It’s the time of year when marketers commonly reflect on the past 12 months and gear themselves up for what’s to come in the following year. But as we prepare for 2018, it’s not just a case of focusing on ‘what’s new’. There are in fact a number of key martech themes from 2017 that marketers should remember well into the New Year and beyond…
- The resurgence of email
Whilst email marketing is by no means the magical answer to every comms campaign, we’ve seen a far savvier use of email in the latter part of 2017. And this resurgence of the channel is set to continue.
Marketers are saying less, and delivering more value. They’re ensuring more coherent messaging over a period of time, and engaging in meaningful, humanised conversations, even if on a mass, automated scale.
In part, this is because technology exists to make this process happen – quickly and effectively – so why do it any other way?
Marketers are also slowly realising that the role of email is to educate and inform – that’s it! So 2018 is the time to see what it is truly capable of.
- Kicking out the average
In early 2017, I spoke to the Chartered Institute of Marketing about this being the year that the profession kicked out the average, and this prediction has definitely been fulfilled.
From an operational perspective, there’s certainly been a trend to ‘get on and do stuff’. And from a technology point of view, marketers have killed much of the complexity that previously existed in their martech use.
This shift was crucial, especially because the martech stack is constantly getting bigger. And for too long, marketers have been bogged down with second rate solutions that are either too expensive or that don’t generate enough return.
It must be remembered that ROI is affected by both the cost of the campaign and the revenue yield. Keeping it simple so that marketers can do their jobs quicker, slicker and with less resource drain, is therefore another tech trend that will continue into 2018.
- Iterating journeys
This year, marketing has been about evolution rather than revolution, with journeys established as a starting point and then constantly reviewed, benchmarked, iterated and refined according to learnings along the way.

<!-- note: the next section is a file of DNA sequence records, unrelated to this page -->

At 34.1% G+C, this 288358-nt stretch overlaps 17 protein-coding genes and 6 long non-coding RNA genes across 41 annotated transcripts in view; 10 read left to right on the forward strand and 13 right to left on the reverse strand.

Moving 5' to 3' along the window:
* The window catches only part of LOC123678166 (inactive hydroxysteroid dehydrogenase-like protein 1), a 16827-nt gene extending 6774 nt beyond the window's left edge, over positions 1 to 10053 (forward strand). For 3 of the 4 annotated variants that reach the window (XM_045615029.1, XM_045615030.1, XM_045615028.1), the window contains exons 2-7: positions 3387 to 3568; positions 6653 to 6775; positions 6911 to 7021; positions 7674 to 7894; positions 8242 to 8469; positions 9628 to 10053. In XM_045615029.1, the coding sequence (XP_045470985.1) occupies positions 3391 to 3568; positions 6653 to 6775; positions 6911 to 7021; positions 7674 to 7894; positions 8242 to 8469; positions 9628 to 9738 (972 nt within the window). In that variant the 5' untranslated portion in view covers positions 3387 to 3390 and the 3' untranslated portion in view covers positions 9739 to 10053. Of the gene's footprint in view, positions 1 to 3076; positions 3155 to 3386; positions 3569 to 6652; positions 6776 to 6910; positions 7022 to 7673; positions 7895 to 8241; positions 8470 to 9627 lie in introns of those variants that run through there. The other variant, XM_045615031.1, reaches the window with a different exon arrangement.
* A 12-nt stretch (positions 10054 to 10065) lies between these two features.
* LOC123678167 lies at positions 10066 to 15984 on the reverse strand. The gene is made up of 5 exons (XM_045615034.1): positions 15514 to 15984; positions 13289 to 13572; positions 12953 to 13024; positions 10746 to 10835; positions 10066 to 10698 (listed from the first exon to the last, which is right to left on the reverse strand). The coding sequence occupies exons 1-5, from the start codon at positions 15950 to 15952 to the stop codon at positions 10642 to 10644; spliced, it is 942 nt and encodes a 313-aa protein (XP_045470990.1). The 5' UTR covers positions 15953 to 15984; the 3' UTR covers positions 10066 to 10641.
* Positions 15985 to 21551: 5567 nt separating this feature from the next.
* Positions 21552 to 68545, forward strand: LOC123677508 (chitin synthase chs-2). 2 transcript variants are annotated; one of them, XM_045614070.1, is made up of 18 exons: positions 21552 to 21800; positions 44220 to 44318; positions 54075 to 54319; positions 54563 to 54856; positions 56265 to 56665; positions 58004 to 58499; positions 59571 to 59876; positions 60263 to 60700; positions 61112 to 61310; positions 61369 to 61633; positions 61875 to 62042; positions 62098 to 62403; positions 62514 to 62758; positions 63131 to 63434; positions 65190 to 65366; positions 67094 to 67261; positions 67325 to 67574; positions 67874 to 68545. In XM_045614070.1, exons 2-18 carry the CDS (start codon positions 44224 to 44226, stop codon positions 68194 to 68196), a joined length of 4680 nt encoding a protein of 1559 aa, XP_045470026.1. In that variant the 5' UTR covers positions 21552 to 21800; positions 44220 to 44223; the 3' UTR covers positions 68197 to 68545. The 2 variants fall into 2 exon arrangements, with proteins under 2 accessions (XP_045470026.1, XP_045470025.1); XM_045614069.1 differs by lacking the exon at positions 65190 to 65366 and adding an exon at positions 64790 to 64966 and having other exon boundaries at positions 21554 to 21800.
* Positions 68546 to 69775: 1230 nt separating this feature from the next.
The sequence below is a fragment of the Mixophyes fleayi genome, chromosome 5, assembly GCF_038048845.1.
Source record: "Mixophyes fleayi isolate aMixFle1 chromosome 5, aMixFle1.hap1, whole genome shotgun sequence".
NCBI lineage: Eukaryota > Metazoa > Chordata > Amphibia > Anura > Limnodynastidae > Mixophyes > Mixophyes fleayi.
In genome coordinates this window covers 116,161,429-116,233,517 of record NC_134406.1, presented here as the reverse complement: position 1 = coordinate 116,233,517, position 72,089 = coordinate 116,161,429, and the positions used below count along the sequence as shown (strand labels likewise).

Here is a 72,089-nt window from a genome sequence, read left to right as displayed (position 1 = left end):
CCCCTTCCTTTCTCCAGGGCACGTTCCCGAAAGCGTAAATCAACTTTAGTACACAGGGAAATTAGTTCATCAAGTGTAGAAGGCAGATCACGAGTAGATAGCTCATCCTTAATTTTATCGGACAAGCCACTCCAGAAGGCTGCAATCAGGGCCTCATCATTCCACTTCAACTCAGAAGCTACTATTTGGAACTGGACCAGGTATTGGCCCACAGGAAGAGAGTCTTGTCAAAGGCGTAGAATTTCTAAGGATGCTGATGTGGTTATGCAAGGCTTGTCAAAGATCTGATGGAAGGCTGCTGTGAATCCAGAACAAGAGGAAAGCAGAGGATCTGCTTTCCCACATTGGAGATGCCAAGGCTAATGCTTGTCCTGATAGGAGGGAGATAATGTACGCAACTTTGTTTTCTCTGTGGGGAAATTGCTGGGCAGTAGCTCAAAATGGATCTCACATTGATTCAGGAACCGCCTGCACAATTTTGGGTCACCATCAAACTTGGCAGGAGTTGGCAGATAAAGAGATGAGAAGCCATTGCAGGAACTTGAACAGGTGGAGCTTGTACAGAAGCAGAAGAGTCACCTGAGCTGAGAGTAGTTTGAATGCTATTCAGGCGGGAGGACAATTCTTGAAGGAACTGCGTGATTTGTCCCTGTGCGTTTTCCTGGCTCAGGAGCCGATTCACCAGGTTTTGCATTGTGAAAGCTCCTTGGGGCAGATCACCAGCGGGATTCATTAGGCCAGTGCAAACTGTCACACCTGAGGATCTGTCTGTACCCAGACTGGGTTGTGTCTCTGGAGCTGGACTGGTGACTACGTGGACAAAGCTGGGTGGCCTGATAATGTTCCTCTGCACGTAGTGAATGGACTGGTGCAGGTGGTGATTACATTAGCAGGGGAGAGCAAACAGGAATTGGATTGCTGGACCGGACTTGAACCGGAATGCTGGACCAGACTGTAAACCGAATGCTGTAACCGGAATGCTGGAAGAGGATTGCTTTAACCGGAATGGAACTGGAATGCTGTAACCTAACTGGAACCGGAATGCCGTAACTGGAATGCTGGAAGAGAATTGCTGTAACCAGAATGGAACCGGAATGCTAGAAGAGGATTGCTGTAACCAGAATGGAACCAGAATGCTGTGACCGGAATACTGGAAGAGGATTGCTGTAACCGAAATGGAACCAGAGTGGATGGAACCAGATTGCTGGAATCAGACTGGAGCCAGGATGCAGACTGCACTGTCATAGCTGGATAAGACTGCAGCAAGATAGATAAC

This approach to creating, automating and evaluating customer comms journeys will remain valid long into 2018 and beyond. There’s never been a greater need for agility, and with the pace of changing consumer demand, behaviour and tastes set to get even faster next year, marketers cannot afford to take a backward step.
- Focusing on marketing metrics that matter
It was around this time last year when my Marketing Tech blog predicted how big machine learning would be in 2017. And, as the year has unfolded, there has definitely been a switch to focus on the marketing metrics that really matter.
This is because, in truth, open and click rates are nothing but vanity numbers – they’re so far removed from the bottom line of a business that they are almost irrelevant. They certainly won’t capture attention in a boardroom. But automation engines can uncover more meaningful stats.
Marketers that haven’t yet shifted their analytical focus therefore need to start honing in on the more important data at their fingertips, as we move into 2018. If it’s possible to report on segment lead scores, engagement and growth, then do it. More often than not, if mapped accurately, such metrics will start to directly mirror inbound enquiries and, ultimately, net profit. An open and/or click rate is comparatively worthless!
It wouldn’t be possible to look back on 2017 without touching upon the hype that has been the General Data Protection Regulations.
The imminent data security overhaul has dominated the headlines this year, and the new ruling isn’t even due to take effect until the end of May 2018! But the level of conversation surrounding GDPR reflects the scale of the changes and the perceived impact they’re going to have on the marketing profession.
The fact that people are continuously talking about GDPR also highlights the fact that, to date, there’s been a lot of scaremongering chat and, unfortunately, little practical advice offered. Many marketers have been led to believe that this will be the death of marketing as we know it, which simply isn’t the case.
Of course, less ethical marketers will be caught out if they continue to blindly spam customers and prospects with irresponsible and irrelevant content. But for everyone else, GDPR will actually encourage smarter thinking. It will give marketers the final push they need to ensure they only distribute timely, relevant and personalised content to their contacts, and it will make them think twice about the tech they use to manage their marketing efforts – is it GDPR-compliant?
As with most areas of business, prevention is easier – and cheaper – than cure, so the time to get really clued up about GDPR is now. There’s no way this topic is going to fall off the radar in 2018.